It’s been a big couple of weeks: newly-elected Prime Minister Trudeau officially took office, appointed his cabinet, and created a new ministry for environment and climate change. Now the wait is on to see how the new government will live up to its campaign promises, including commitments to reduce GHG emissions, phase out subsidies for the fossil fuel industry, and to invest hundreds of millions of dollars in clean technology (both the technologies themselves and the companies that produce them).
What are clean technologies? Solutions that have economic and environmental benefits: they typically use fewer materials and/or energy to produce, and/or help companies become more efficient and sustainable by generating less waste and pollution. The market for these technologies is set to expand as governments and industry in Canada and around the world seek solutions for the problems associated with climate change.
ARCTIC’s Innovation Sprint competition: Connecting Canada’s game changers with industry’s trickiest challenges
Delphi is pleased to be supporting the Advanced Resource Clean Technology Innovation Centre (ARCTIC), a program that fosters start-ups with big ideas on how to solve the most pressing energy, environmental and economic challenges in Canada’s energy, oil and gas, water, mining and forestry sectors.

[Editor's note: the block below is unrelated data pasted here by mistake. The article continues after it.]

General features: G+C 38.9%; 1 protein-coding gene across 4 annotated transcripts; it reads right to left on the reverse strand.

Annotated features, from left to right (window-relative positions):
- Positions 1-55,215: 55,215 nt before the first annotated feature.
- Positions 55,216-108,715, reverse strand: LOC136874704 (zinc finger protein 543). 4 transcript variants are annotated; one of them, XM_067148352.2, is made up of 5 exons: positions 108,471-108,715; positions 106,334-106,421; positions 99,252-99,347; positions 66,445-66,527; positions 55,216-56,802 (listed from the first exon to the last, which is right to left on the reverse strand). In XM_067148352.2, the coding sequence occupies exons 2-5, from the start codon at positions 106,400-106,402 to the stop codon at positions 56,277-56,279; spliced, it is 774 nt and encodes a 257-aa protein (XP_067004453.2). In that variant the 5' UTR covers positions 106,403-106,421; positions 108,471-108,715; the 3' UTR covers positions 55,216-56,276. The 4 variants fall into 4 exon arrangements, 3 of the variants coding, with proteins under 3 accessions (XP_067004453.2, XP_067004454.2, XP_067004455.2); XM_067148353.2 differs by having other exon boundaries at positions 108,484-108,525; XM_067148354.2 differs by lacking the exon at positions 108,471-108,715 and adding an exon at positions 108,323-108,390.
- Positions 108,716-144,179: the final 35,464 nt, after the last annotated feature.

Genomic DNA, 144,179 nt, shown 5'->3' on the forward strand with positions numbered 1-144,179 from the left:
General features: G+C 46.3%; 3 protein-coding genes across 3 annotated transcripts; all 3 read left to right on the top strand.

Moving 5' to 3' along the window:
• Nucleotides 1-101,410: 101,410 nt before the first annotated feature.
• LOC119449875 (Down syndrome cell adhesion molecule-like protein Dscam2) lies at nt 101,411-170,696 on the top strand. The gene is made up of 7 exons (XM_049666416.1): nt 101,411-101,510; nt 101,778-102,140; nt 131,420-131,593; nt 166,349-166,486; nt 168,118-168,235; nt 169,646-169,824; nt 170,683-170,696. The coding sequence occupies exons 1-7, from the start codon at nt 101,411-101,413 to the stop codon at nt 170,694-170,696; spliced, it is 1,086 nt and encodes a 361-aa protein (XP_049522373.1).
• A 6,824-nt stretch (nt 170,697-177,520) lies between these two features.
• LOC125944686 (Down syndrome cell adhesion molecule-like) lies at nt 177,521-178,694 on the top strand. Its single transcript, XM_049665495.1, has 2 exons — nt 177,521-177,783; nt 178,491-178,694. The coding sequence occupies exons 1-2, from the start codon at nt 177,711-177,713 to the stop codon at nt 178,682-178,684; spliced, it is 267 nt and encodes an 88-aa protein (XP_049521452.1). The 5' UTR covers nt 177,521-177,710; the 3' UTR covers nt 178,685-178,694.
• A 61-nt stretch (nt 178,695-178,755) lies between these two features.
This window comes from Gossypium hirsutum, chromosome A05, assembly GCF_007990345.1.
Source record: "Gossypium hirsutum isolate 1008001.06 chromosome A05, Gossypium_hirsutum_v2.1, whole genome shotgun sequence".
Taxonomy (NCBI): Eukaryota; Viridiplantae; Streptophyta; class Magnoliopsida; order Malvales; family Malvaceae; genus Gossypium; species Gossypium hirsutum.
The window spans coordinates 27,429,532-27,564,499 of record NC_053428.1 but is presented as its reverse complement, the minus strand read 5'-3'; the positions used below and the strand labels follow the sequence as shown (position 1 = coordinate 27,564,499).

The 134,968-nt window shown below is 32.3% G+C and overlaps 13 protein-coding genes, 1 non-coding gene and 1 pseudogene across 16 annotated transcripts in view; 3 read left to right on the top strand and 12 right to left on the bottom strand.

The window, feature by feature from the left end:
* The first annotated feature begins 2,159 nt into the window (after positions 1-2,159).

Managed by Foresight Cleantech Accelerator Centre (Foresight CAC), Western Canada’s first clean technology accelerator, ARCTIC is sponsoring a series of “Challenge” competitions. There are three main phases in the Challenge process:
Looking for innovators with solutions for the oil sands and mining sectors
ARCTIC’s first two Innovation Sprint challenges have been developed in conjunction with the Canadian Oil Sands Industry Alliance (COSIA) and the Canada Mining Innovation Council (CMIC). COSIA and ARCTIC have launched the Waste Heat Recovery Challenge, looking for innovators with ideas on how to capture low and high grade heat currently vented from oil sands in situ facilities and transform it into a higher value heat or electricity.
Specifically, COSIA is interested in the Steam Assisted Gravity Drainage (SAGD) aspect of their operations, which requires significant natural gas combustion to produce steam. SAGD facilities lose the majority of the heat from the flue gas, at 200°C, and from the glycol loop, at 60°C to 80°C.
Want to know more?
Check out the ARCTIC website and watch the video from the COSIA informational webinar held on November 9th here. The application deadline for the COSIA ARCTIC Waste Heat Challenge is November 28th, and applications can be sent to firstname.lastname@example.org.